DECISIONS, DECISIONS 2008
The evil of two lessers
Writer's note: This was originally published in the Oct. 30, 2008 edition of the Stigler (Okla.) News Sentinel.
By Bryan M. Richter
I dread this time of year.
All the childishness, masks, pranks, noise and running around, saying “I want, I want.”
And then there are the trick-or-treaters.
Eight years ago, while working for a small community newspaper in Tulsa, I wrote an editorial lamenting how the national candidates were so similar that the two-party system had morphed into some odd single conglomerate. I had quoted Kurt Vonnegut who said we no longer had a Republican party and a Democratic party, but instead is now two corporate wings of one party.
The punch line of my editorial was to vote — even if it were for a third-party candidate.
“It’s not throwing your vote away,” I wrote. “The vote that’s thrown away is the vote that’s not cast.”
I normally don’t write. My job here is to compose ads and make this paper look pretty.
Today, however, I break my eight-year silence.
Here is my endorsement for president of the United States:
Oh, I will vote. We have state and congressional offices to consider. I know how to vote on the state questions. I’ll even vote on which judges to retain.
But I am leaving the presidential slot blank.
I vote neither.
We received a sample ballot at the newspaper office for a story on the state questions.
There were the two names on the ballot under “President.”
That’s right, two: Tweedledum and Tweedledumber.
No third-party name, no independent name.
I commented, out loud, in the office, “I’m leaving this part blank.”
The response I got from a co-worker was, “Then you shouldn’t complain afterward.”
“I’m complaining now!” I shot back.
The national media — network, cable, public and otherwise — have touted this as “the most important election in recent memory.”
And these are the candidates the two major parties have given us?
I used to work for a local grocery store chain. I once asked why Coke and Pepsi got so much shelf space and were placed at eye level, while RC always got shoved to the bottom.
Paid placement, I was told. Coke and Pepsi pay stores to strategically place their products so that more customers will see them.
I also used to work in television. It used to be that in TV ads you never mentioned a competitor’s product by name. Coke and Pepsi changed that back in the 1980s. It didn’t matter who was No. 1 and who was No. 2 in the soft drink market — just so that they were No. 1 and No. 2.
I quit drinking Coke and Pepsi because I learned of the dangers of high-fructose corn syrup, the main ingredient in most soft drinks. If I want a soda, I look for Jones Cola, because it’s made with sugar, not corn syrup. Jones Cola actually tastes like the old Coke — before Coke monkeyed with the formula.
And here we are now, in Oklahoma, having to choose between Coke and Pepsi.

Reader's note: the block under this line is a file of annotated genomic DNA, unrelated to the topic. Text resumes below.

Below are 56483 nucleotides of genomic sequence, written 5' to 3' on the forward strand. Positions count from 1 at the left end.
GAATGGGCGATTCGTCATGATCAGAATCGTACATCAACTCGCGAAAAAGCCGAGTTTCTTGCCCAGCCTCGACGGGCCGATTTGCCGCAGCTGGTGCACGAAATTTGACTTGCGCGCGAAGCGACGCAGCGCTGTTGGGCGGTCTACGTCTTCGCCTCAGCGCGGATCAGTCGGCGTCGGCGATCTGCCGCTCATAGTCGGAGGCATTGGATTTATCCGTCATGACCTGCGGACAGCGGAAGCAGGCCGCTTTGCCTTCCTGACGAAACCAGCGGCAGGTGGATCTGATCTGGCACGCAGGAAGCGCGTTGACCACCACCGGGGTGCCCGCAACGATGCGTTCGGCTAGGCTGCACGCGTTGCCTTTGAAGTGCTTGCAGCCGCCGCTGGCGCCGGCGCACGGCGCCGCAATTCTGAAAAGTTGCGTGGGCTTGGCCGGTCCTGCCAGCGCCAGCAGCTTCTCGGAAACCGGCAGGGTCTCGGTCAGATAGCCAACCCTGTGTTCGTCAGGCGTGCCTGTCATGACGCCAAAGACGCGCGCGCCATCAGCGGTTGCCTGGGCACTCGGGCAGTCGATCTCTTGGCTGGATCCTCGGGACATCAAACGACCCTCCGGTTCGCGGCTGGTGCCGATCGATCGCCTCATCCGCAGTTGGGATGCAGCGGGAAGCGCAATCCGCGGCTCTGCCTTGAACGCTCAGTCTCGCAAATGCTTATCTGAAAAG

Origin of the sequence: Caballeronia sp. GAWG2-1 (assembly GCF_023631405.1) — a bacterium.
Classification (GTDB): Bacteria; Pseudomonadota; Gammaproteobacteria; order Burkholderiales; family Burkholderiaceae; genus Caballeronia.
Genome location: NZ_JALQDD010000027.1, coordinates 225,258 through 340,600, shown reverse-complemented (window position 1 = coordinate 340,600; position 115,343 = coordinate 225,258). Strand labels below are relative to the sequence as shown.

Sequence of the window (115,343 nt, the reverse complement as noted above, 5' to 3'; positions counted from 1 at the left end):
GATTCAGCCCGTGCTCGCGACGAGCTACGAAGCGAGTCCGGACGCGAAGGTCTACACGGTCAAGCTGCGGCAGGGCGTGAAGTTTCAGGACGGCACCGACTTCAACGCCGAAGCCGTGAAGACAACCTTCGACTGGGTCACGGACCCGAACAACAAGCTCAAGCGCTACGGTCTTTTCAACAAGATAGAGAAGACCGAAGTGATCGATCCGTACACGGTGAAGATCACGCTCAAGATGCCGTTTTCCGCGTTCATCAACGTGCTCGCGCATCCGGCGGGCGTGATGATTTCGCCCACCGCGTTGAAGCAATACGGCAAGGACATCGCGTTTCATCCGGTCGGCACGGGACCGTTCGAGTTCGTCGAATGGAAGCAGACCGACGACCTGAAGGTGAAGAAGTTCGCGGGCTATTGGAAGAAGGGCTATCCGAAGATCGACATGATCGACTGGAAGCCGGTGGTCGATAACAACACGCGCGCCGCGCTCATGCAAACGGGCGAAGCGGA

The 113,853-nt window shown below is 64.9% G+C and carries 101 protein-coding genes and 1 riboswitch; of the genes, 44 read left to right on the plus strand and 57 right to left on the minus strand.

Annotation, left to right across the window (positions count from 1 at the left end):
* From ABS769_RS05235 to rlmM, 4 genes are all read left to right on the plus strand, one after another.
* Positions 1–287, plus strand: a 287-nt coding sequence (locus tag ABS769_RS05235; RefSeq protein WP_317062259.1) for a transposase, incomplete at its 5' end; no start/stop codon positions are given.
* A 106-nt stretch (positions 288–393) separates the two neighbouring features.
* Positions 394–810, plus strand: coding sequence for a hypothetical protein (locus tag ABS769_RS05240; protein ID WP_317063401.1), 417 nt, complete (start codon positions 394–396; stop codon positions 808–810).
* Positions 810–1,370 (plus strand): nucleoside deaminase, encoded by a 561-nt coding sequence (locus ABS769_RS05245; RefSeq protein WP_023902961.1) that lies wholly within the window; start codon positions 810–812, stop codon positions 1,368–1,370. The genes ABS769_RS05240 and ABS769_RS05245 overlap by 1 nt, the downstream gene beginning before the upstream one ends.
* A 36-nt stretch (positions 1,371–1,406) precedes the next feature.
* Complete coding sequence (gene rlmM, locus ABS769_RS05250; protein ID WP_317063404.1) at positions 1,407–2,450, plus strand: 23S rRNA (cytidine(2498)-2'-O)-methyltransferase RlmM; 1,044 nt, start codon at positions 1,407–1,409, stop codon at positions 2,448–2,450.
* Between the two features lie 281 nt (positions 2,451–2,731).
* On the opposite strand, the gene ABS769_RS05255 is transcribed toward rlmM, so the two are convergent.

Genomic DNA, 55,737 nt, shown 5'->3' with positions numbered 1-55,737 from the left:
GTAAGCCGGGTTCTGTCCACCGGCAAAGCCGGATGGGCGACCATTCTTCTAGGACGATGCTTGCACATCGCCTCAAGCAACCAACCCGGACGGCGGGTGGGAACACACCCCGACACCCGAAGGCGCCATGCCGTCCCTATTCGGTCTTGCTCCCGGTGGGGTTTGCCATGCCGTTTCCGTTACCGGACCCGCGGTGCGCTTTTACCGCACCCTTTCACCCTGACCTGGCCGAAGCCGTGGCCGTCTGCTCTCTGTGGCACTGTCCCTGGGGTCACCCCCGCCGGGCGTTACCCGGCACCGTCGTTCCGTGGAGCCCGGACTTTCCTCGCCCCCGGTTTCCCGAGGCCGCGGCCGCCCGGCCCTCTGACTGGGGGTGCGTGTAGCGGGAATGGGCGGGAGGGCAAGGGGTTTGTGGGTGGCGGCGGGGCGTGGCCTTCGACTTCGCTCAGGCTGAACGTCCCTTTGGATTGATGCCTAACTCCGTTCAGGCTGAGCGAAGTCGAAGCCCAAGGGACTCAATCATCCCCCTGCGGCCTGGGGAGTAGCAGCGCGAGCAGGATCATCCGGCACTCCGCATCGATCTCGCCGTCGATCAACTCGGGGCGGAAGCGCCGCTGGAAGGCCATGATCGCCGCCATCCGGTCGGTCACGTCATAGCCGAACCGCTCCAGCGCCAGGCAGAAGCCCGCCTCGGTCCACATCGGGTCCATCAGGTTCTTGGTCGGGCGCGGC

Where is my Jones Cola?
Sugar-free, caffeine-free, issue-free
Funny how the major parties market their national candidates the same way the soft drinks do.
And funny how it was a bipartisan effort — the McCain-Feingold Act, named after a Republican and a Democratic senator — which affected getting the word out about candidates.
Why is it that after this campaign finance reform was enacted, we actually have more ads from the Republican and Democratic candidates? And, just like Coke and Pepsi, they are competitive, ours-is-better-than-theirs ads? But we have no ads from the other parties and independents?
Limit the money, limit the speech.
This is reform?
We did not pick these two candidates to run for president. The media picked them for us. The big corporate media packaged these two candidates through issue-light, sound bite-fortified, processed nuggets on their pseudo-journalistic Pez dispensers masquerading as news programs.
Paddy Chayefsky was a genius
The media picked Sen. Obama partly because of Clinton fatigue — Hillary or Bill, pick one — and partly because he was against the war in Iraq from day one — or so he says. Obama was a state senator in Illinois when the war started. Last I checked, state senators have no say on war resolutions, so how do we really know he was against going over there?
Obama speaks in platitudes and rhetoric, not substance. He says he’s for change. He says Washington is broken and needs fixing, but he doesn’t say how he’ll do it. Throw in the haircut, big ears and all the money he’s raised, and he’s a black Ross Perot. That frightens me.
The media picked Sen. McCain because they felt sorry for him. They still feel he was jobbed by then-Gov. Bush in the 2000 campaign, so they felt it necessary to throw the old man a bone. The problem is that the McCain of 2000 is not running this time. This is not the maverick McCain of 2000 who said he was going to change Washington. This McCain of 2008 has voted with the current administration “90 percent of the time” — his words.
McCain today reminds me of the Howard Beale character from the movie “Network.” Once respected, he suffers a setback, goes off the deep end, and rants like a madman. The public once liked him because he told it like it was. He has since changed his message, and the people quickly tired of him. He’s no longer a mad prophet; he’s just mad. That frightens me.
Well, to paraphrase Howard Beale, I’m as mad as heck, and I’m not going to take this anymore.
Until the system changes so that we have better candidates — or at least a better choice of candidates — I’m leaving the presidential section blank.
And to the local food chains, order me more Jones Cola.
Bryan M. Richter is the lead page designer for the Stigler News Sentinel and The Country Star. His comic strip, "LCD: Lowest Common Denominator," is online at LCD.comicgenesis.com.